For Immediate Release
May 3, 2012
Sean Sarah, Sierra Club, 330 338-3740 firstname.lastname@example.org
Sam Broach, Southern Appalachian Mountain Stewards, 276-523-1702, email@example.com
Tom Cormons, Appalachian Voices, 434-981-6506, firstname.lastname@example.org
Coalition Acts to Protect Virginia Rivers and Streams from Mining Pollution
Groups Challenge A&G Coal’s Unpermitted Discharges of Toxic Selenium
Wise County, VA – Today, a coalition of groups took action to stop A&G Coal Corporation from polluting local waterways.
Water monitoring conducted by the groups shows that A&G’s Kelly Branch Mine in Wise County is dumping the toxic pollutant selenium into streams at levels above state water quality standards, even though the mine’s permit does not allow such pollution. The groups’ lawsuit alleges that these unpermitted discharges violate the Clean Water Act and Surface Mining Control and Reclamation Act.
Selenium pollution is a problem for coal mines across Appalachia, but today’s lawsuit represents the first such action to protect rivers and streams in Virginia from this harmful byproduct of mountaintop removal coal mining. The groups bringing today’s lawsuit are the Southern Appalachian Mountain Stewards, Appalachian Voices, and the Sierra Club.
“The more we learn about mountaintop removal mining, the more we understand how this destructive practice pollutes our rivers, streams and communities,” said Glen Besa, Director of Sierra Club’s Virginia Chapter. “Companies like A&G Coal must be held accountable for cleaning up this pollution, and must bear the true costs of the harm they’re causing.”
Selenium, a toxic element that causes reproductive failure and deformities in fish and other forms of aquatic life, is discharged from many surface coal mining operations across Appalachia. Selenium accumulates in the tissues of aquatic organisms over time, and experts predict that waterways across Appalachia could be on the brink of collapse due to increasing levels of the pollutant.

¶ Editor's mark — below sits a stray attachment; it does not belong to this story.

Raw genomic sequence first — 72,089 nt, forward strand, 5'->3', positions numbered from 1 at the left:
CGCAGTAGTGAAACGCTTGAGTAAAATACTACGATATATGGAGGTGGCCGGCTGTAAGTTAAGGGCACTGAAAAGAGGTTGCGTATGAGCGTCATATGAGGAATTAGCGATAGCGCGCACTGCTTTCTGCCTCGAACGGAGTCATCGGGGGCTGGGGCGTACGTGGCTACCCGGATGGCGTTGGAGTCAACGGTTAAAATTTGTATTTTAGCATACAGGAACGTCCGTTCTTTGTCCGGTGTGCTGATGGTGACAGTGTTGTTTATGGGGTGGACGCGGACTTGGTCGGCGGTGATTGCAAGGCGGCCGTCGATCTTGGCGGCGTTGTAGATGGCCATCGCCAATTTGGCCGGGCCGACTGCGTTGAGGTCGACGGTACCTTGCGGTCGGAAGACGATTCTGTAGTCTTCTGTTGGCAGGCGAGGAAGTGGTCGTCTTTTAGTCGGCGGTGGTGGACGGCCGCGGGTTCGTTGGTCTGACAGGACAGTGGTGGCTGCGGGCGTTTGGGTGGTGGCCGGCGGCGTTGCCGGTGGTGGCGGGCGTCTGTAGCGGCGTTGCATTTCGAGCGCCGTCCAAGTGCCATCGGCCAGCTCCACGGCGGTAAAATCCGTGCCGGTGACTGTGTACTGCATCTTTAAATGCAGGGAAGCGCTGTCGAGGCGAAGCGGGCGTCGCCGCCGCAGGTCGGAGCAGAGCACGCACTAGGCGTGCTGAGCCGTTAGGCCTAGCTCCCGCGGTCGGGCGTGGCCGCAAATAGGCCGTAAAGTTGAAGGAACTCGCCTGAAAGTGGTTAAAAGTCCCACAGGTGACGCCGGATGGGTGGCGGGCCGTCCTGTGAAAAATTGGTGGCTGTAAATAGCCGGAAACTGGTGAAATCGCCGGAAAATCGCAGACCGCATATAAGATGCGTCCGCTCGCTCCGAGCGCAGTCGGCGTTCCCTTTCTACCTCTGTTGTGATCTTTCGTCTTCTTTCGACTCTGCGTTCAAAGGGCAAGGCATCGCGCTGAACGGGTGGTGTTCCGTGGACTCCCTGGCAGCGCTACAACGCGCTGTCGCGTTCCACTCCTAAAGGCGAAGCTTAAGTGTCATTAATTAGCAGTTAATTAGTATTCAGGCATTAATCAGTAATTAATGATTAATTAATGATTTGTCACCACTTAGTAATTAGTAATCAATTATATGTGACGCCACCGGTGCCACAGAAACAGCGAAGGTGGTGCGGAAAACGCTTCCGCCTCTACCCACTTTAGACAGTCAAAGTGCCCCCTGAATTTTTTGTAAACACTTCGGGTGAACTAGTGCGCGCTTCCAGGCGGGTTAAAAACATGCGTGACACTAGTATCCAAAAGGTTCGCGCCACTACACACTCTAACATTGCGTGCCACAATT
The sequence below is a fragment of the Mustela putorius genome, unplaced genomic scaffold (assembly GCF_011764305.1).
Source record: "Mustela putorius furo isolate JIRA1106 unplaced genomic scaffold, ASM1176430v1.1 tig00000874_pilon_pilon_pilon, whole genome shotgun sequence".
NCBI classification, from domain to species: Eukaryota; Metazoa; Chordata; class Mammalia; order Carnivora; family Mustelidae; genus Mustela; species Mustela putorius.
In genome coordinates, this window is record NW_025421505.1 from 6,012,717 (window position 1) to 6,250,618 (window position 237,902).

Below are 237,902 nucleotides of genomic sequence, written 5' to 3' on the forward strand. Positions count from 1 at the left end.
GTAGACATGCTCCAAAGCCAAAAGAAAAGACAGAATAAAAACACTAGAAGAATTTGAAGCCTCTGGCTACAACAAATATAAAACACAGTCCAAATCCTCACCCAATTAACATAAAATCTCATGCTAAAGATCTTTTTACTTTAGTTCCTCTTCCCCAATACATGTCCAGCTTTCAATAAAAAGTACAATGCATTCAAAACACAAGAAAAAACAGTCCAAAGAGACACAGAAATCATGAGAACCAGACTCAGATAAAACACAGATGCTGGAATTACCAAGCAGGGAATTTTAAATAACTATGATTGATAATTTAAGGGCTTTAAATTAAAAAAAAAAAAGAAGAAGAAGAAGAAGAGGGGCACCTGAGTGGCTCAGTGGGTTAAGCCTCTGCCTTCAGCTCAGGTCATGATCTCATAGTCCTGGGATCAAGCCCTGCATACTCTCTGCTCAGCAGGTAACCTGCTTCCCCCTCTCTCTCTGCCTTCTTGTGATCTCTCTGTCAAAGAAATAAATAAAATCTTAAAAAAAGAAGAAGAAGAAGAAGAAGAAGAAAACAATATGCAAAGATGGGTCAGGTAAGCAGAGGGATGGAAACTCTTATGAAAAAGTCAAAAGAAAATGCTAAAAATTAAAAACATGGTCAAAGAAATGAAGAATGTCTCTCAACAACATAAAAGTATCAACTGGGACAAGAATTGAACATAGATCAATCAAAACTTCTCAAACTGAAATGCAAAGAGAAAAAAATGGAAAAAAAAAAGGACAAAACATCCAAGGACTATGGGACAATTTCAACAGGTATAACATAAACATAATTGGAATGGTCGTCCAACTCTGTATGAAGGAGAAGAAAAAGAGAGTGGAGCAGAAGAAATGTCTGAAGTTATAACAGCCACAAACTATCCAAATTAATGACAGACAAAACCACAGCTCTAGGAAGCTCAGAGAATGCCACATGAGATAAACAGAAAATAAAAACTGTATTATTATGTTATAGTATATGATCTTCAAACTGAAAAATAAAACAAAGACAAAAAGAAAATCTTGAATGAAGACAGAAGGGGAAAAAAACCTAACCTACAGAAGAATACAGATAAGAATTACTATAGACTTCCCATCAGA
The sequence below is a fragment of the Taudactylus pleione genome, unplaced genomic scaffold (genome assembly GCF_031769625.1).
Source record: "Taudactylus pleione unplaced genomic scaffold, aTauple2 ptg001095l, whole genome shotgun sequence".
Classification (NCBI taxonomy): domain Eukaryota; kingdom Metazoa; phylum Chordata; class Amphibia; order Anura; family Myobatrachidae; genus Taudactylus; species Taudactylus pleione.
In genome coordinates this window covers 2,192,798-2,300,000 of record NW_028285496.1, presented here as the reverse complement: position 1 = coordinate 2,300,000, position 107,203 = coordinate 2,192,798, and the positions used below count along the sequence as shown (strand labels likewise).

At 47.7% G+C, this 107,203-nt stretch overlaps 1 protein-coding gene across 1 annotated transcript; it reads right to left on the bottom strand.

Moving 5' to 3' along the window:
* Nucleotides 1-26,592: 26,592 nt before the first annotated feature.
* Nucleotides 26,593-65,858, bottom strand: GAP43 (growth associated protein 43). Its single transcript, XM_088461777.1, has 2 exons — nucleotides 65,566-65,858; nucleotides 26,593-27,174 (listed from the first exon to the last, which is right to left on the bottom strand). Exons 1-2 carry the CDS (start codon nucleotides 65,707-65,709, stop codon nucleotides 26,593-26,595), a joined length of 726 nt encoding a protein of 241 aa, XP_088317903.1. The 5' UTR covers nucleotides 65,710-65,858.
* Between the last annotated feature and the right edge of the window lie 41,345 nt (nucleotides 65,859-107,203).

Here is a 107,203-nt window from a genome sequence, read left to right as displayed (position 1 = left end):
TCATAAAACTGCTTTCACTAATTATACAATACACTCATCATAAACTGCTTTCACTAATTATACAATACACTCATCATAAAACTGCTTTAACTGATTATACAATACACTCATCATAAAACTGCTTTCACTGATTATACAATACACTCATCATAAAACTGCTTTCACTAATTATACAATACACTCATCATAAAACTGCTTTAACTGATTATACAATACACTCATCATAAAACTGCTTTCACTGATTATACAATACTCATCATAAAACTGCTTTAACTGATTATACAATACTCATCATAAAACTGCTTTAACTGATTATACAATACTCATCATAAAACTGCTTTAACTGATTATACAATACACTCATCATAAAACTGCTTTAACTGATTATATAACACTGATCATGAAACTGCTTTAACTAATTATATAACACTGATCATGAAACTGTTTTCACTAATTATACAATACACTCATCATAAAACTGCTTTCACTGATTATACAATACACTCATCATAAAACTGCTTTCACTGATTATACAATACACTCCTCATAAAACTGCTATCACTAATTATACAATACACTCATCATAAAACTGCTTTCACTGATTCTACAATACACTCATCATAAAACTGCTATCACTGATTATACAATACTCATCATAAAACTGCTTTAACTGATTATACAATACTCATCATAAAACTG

“It’s a shame that it falls to groups like ours to make sure that companies are complying with the law,” said Sam Broach, President of Southern Appalachian Mountain Stewards. “Why aren’t state regulators like the DMME stepping up to protect our communities from this pollution?”
“The people, land and water of Appalachia have been forced to pay the externalized costs of mountaintop removal for far too long, with local communities suffering life-threatening health problems and a damaged ecosystem,” said Tom Cormons, Virginia Director for Appalachian Voices. “Appalachian communities should not be forced to subsidize wealthy coal corporations that are violating the law.”
Southern Appalachian Mountain Stewards, Appalachian Voices, and the Sierra Club are represented in this matter by Isak Howell and Joe Lovett of Appalachian Mountain Advocates.